Ainamerica’s military advantage over China is rapidly eroding. This fact was underscored by the Trump administration’s first National Defense Strategy recently released by Defense Secretary James Mattis, who declared that “great power competition, not terrorism, is now the primary focus of U.S. national security.” This pronouncement of China as a top priority is well-considered, long overdue, and—potentially—historic.
Much will ride on whether President Donald Trump can actually deliver on refashioning U.S. defense policy. His first State of the Union address was not encouraging. After only a passing mention of China, he gave considerably more attention to the Islamic State and North Korea, calling into question whether he shares his team’s commitment to confronting the China challenge.
If he does, the president will have to do more than revise his rhetoric. The Trump administration needs to commit additional funds to remain militarily competitive in Asia. Mattis himself admits, “If you don’t get the resources … then your strategy is nothing more than a hallucination.” Trump’s budget next week will be an early indicator that more dollars are (or are not) in fact dedicated to enhancing U.S. military power and solving operational challenges in the Western Pacific.
The U.S. military sorely needs larger stockpiles of munitions, stronger passive and active defenses at U.S. bases in the region, more sea and airlift to project and disperse forces, more advanced air battle management systems to ensure full awareness of the battle space, and more ships and fifth-generation aircraft forward-deployed and ready to fight in the Asia Pacific. It also needs more research and development, and greater investments in advanced technologies—including artificial intelligence, hypersonic technology, electronic warfare and cyber—all to ensure the U.S. military can access and operate in East Asia, despite China’s local advantages.
When and where Trump decides to use the U.S. military will also be crucial. Implementing the Pentagon’s new strategy will require resisting the siren call of less severe, but more immediate threats—something that has eluded U.S. administrations since the end of the Cold War. It should be a given that a United States in competition with China can ill-afford a major war of choice in Syria or with Iran.
Trump will also need to curb current counterterrorism operations to support a longer-term strategy in Asia. It will be necessary to recalibrate U.S. goals and expectations in the Middle East such that limited resources, including intelligence, surveillance and reconnaissance assets (like imagery satellites and drones) are dedicated first and foremost to Asia.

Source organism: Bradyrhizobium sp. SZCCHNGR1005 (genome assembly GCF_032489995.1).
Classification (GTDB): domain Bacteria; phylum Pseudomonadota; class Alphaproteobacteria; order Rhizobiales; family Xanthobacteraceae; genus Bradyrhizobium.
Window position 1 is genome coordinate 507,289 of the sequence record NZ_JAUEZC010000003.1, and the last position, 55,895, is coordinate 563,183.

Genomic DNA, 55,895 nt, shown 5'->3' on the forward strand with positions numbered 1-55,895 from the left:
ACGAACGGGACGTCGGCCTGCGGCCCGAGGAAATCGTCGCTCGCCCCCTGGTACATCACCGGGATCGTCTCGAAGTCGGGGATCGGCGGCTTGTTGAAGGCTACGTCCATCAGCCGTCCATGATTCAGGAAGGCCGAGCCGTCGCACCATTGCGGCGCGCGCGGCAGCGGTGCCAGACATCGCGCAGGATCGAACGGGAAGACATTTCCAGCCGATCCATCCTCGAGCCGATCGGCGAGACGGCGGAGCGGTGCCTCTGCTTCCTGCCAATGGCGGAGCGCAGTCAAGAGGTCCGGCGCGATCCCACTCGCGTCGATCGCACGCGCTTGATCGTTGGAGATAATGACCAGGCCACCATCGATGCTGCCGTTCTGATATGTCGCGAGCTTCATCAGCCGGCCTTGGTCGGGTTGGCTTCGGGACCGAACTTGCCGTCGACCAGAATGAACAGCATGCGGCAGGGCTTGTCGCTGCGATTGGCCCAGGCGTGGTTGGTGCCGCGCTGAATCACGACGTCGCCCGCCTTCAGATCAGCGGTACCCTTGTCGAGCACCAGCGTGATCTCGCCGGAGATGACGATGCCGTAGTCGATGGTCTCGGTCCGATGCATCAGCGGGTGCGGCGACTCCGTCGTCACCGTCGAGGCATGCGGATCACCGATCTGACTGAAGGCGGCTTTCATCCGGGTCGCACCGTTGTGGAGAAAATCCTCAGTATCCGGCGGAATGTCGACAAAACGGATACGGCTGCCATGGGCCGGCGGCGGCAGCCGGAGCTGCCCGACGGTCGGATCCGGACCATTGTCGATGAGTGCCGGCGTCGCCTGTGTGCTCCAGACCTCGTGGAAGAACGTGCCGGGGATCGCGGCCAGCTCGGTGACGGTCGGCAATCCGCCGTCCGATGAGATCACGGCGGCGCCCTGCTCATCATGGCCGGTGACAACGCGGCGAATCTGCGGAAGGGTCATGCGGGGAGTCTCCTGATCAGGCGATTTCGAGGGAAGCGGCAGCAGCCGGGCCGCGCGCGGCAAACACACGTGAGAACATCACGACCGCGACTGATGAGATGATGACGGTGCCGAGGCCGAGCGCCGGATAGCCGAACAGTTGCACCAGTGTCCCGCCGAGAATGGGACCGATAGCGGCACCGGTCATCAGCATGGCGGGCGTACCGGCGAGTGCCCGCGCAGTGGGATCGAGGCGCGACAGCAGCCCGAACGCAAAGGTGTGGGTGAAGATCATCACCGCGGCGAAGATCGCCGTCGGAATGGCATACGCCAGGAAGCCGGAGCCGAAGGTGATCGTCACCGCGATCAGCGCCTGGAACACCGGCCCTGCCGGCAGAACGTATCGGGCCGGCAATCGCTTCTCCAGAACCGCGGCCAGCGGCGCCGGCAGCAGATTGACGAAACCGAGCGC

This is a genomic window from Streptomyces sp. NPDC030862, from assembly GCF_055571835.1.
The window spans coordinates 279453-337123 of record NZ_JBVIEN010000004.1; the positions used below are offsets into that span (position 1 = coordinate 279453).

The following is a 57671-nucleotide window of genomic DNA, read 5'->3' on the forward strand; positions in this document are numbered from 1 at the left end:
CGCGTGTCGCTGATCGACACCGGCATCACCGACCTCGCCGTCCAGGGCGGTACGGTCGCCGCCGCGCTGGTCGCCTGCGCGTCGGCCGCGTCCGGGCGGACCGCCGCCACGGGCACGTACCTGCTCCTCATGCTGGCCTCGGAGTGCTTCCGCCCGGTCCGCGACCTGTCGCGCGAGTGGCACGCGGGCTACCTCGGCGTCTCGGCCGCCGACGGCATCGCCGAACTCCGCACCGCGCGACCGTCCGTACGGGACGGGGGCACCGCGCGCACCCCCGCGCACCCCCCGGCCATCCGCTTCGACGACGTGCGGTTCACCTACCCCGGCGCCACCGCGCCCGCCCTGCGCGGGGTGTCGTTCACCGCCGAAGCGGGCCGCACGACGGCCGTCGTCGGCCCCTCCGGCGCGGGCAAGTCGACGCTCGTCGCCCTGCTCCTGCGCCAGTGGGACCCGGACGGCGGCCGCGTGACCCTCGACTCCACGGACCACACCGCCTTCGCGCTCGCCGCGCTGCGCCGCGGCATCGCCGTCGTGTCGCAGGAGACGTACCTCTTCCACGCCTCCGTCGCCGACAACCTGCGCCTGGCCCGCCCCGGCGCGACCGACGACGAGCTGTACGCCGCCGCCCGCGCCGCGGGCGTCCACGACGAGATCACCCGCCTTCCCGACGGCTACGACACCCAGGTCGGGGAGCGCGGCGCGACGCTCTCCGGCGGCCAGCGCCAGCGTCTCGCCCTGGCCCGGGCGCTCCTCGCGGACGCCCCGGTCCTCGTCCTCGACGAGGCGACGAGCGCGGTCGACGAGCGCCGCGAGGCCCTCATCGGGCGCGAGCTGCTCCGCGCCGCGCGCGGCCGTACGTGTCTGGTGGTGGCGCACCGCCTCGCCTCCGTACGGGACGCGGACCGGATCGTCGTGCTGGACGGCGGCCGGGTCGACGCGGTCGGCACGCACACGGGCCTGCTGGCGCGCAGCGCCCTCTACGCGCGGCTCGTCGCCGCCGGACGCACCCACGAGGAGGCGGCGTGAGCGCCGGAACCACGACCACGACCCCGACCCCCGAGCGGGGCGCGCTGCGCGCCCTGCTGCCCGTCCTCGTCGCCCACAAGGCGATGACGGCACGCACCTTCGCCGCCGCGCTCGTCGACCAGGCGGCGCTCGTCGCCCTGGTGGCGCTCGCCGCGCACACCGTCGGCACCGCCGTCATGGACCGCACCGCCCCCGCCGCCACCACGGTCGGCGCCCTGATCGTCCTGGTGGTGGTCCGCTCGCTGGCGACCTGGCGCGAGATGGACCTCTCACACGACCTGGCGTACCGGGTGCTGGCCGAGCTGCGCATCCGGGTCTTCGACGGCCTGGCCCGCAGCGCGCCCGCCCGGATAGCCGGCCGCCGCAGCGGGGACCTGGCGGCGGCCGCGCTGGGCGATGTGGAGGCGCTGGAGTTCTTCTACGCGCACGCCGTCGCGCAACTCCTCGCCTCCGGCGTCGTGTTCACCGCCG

Moreover, freeing up necessary resources to increase U.S. military presence and build the capacity of U.S. partners in Southeast Asia will require limiting—not expanding, as has been done by this administration—U.S. military campaigns in Afghanistan and parts of Africa. Making tough tradeoffs and accepting greater risk in certain regions will be unavoidable in the months and years ahead.
This isn’t the first time that Washington announced it is getting serious about China. Early in his first term, President George W. Bush also labeled China a “strategic competitor,” but quickly reversed course after the 9/11 attacks, forgoing geopolitics in favor of a near-singular focus on combating jihadist terrorism. A decade later, the Obama administration launched its own “pivot” to Asia, but diverted attention and resources back to the global war on terror in response to the rise of the Islamic State and unrelenting civil war and insurgency in the greater Middle East.
All the while, China used the first decades of the century as a self-described “strategic window of opportunity” to amass sufficient power to challenge the United States in Asia and beyond. Beijing has largely succeeded in this endeavor: building artificial islands in the South China Sea, expanding its global military presence and economic influence with its Belt and Road Initiative and exacting breakneck military modernization and reforms.
China now possesses hundreds of high-yield nuclear weapons and can deliver them to targets anywhere on the globe, including U.S. cities. Its ballistic and cruise missile programs, the most advanced in the world, can sink U.S. aircraft carriers and render inoperable U.S. bases in Japan, South Korea, and potentially even Guam. As a result, the U.S. military’s ability to achieve core defense tasks in Asia, including the defense of its allies and guaranteeing freedom of navigation and commerce in the region, is now in question.
The new National Defense Strategy is clearly an effort to address the gravity of America’s strategic competition with China. To push back and arrest the erosion of America’s military advantage, Mattis has called for more lethal forces, stronger security partnerships, and a more innovative Defense Department that can stay one step ahead of America’s adversaries in a more competitive and high-tech world.
The Trump administration deserves credit for charting a bold path to resuscitate America’s strategic position in Asia. Now comes the hard part of making good on its own plan.